National Breastfeeding Week; Our Story so far.

Euan is sixteen weeks this week, and our breastfeeding journey started a few moments after he was born. It’s luckily been, after his initial weight loss, a pretty straightforward journey. Not that it particularly felt that way at the beginning.

I am, as you know a second time mum this time round but it made me none the wiser on breastfeeding. Delilah never took to it, she had a tongue tie and due to not holding out in fear of her losing too much weight I took to pumping and combi feeding for her. Pumping lasted 6 months and then it became too time consuming along with everything else I was trying to do at the time.

This time, I had read up a whole load, I was so much more determined and I knew it was a normal occurance for a newborn to lose some weight a few days after birth (because these are the things they don’t tell you before you have babies). Euan was pretty easy to latch, we didn’t struggle but despite this being the case and havijg our latch checked by every midwife we saw, he lost 9% of his birth weight over the first 2 weeks. We were referred to “the feeding team” who failed to help in the slightest, not even a phone call. It was suggested that I use formula to top up initially to get his weight in check, this bothered me no end. It was however the right thing to do for my boy to help him get started.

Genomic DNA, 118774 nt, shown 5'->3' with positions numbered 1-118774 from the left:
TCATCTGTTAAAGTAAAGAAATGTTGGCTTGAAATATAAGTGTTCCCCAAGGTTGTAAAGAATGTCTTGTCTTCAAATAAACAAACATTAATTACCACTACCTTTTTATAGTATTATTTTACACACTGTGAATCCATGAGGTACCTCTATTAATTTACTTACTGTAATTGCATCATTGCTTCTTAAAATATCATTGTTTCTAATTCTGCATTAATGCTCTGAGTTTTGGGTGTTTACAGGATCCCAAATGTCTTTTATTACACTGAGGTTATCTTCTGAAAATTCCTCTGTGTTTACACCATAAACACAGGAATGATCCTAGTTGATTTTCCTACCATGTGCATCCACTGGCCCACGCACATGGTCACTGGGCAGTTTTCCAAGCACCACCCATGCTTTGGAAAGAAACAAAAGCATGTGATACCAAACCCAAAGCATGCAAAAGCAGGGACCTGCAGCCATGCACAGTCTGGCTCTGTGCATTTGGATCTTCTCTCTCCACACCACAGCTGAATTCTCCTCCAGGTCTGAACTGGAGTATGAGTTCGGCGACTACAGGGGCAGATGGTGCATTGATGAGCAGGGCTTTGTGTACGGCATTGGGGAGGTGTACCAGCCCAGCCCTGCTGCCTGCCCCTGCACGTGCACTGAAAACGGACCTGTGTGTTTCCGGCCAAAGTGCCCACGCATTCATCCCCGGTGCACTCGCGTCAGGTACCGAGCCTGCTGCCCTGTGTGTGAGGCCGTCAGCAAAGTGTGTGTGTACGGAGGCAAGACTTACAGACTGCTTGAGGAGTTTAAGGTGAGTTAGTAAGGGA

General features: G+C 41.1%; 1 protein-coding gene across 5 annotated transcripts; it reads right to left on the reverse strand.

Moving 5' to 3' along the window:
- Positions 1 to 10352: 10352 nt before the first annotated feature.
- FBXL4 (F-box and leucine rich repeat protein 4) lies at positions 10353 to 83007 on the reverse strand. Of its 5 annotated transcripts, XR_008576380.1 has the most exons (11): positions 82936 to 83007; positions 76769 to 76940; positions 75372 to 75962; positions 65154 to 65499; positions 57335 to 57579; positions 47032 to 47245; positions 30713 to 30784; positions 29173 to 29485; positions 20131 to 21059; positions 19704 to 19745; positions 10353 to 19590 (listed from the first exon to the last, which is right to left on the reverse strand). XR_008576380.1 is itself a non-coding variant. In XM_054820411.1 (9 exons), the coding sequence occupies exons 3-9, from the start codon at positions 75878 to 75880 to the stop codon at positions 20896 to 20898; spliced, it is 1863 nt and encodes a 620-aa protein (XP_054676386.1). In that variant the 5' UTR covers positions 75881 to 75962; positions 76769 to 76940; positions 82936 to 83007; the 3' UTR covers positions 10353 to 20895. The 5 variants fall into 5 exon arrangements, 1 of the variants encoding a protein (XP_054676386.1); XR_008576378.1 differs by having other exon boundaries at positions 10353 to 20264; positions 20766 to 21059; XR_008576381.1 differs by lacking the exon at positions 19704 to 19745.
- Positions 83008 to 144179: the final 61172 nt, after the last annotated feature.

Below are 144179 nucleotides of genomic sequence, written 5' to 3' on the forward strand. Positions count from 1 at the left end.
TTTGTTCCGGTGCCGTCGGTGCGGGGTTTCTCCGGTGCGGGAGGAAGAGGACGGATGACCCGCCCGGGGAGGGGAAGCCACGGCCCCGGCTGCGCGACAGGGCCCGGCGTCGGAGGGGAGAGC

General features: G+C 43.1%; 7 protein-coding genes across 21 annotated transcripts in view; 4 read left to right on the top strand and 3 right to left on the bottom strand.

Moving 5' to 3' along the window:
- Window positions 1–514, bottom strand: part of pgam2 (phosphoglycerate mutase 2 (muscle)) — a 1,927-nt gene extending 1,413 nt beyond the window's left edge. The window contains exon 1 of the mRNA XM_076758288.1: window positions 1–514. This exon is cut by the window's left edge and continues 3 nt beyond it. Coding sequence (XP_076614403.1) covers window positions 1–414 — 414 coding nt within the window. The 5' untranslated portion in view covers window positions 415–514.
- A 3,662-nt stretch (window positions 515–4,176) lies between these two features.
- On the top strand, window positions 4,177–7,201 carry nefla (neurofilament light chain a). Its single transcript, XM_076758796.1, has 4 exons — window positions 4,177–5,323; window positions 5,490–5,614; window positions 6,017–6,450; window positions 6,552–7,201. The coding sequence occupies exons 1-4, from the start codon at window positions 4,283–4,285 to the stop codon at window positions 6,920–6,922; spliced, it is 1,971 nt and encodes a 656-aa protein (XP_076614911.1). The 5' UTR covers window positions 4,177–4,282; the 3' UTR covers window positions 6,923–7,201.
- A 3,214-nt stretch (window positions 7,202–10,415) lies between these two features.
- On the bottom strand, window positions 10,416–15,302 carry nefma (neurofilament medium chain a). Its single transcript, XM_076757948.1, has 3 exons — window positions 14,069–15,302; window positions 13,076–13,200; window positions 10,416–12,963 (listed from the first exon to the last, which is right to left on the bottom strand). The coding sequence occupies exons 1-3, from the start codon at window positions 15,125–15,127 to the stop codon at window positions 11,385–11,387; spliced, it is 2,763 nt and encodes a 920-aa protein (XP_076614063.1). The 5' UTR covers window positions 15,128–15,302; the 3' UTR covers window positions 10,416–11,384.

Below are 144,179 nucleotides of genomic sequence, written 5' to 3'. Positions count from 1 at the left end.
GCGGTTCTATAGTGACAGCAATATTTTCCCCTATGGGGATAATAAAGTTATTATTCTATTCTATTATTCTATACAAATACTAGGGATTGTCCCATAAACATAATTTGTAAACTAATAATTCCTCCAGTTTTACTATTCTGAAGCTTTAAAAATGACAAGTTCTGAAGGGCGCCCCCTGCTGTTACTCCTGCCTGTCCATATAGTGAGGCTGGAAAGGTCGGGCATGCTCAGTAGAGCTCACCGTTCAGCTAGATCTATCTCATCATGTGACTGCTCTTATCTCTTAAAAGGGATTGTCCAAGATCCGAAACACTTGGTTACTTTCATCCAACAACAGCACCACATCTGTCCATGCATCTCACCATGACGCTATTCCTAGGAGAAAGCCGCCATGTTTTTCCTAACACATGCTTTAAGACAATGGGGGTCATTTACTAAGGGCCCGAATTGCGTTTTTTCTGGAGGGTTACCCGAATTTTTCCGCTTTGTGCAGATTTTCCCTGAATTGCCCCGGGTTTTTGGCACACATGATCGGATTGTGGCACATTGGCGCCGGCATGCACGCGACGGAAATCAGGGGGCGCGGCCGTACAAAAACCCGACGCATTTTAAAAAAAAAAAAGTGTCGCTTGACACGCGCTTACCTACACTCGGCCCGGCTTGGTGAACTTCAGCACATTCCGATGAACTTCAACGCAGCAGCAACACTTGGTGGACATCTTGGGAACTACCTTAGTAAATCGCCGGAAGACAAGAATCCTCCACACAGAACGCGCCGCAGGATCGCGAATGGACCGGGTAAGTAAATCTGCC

Along with pumping after every feed, topping him up with the expressed milk and one bottle of formula every day, we managed to get on track but the help and support was somewhat none existant. Hubs bought formula and heavily suggested to go that way too, which killed me inside even though I knew he meant well. Failure this time round was not so option in my head, so I battled it all. Even my grandmother who had 2 kids herself bluntly ask “why the bloody hell are you doing that?”. I’m still met with “well how long are you going to feed him” to which I now simply say un-flustered, “till he decides otherwise”.

Being stuck to the sofa for weeks with our newborn schedule was tiresome but I was so determined not to give into the formula pressure from all sides. I just knew it wasn’t the end of our journey, I knew formula wasn’t right for us. And because of that I will be forever proud of us for sticking with it, the lack of support has been the hardest thing to get through. For a community of midwives, Dr’s and health professionals I was perplexed at how easy it was for them to all say “formula” despite me being so avid about breastfeeding.